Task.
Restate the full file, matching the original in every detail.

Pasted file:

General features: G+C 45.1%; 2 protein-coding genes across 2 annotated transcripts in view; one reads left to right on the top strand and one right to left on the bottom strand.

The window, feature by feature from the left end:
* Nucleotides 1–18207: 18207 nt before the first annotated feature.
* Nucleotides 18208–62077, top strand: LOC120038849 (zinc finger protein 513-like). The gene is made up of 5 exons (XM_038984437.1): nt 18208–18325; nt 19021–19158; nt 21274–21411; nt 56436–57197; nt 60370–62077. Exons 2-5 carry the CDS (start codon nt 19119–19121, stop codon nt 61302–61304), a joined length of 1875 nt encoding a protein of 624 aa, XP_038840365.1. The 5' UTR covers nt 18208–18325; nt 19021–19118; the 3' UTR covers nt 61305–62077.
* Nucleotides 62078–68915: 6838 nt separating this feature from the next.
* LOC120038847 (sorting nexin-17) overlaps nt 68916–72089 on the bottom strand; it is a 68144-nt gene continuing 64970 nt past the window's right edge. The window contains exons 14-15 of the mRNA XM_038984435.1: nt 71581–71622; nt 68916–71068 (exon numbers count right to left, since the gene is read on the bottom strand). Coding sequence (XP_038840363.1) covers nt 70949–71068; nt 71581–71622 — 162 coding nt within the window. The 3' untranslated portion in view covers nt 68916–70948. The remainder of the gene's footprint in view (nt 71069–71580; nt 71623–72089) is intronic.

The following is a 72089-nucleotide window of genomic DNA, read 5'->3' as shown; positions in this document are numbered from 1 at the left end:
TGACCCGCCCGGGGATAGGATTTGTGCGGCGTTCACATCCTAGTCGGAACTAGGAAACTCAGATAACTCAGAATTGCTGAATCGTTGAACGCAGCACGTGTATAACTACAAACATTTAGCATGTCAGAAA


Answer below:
General features: G+C 45.1%; 2 protein-coding genes across 2 annotated transcripts in view; one reads left to right on the top strand and one right to left on the bottom strand.

The window, feature by feature from the left end:
* Nucleotides 1–18207: 18207 nt before the first annotated feature.
* Nucleotides 18208–62077, top strand: LOC120038849 (zinc finger protein 513-like). The gene is made up of 5 exons (XM_038984437.1): nt 18208–18325; nt 19021–19158; nt 21274–21411; nt 56436–57197; nt 60370–62077. Exons 2-5 carry the CDS (start codon nt 19119–19121, stop codon nt 61302–61304), a joined length of 1875 nt encoding a protein of 624 aa, XP_038840365.1. The 5' UTR covers nt 18208–18325; nt 19021–19118; the 3' UTR covers nt 61305–62077.
* Nucleotides 62078–68915: 6838 nt separating this feature from the next.
* LOC120038847 (sorting nexin-17) overlaps nt 68916–72089 on the bottom strand; it is a 68144-nt gene continuing 64970 nt past the window's right edge. The window contains exons 14-15 of the mRNA XM_038984435.1: nt 71581–71622; nt 68916–71068 (exon numbers count right to left, since the gene is read on the bottom strand). Coding sequence (XP_038840363.1) covers nt 70949–71068; nt 71581–71622 — 162 coding nt within the window. The 3' untranslated portion in view covers nt 68916–70948. The remainder of the gene's footprint in view (nt 71069–71580; nt 71623–72089) is intronic.

The following is a 72089-nucleotide window of genomic DNA, read 5'->3' as shown; positions in this document are numbered from 1 at the left end:
TGACCCGCCCGGGGATAGGATTTGTGCGGCGTTCACATCCTAGTCGGAACTAGGAAACTCAGATAACTCAGAATTGCTGAATCGTTGAACGCAGCACGTGTATAACTACAAACATTTAGCATGTCAGAAA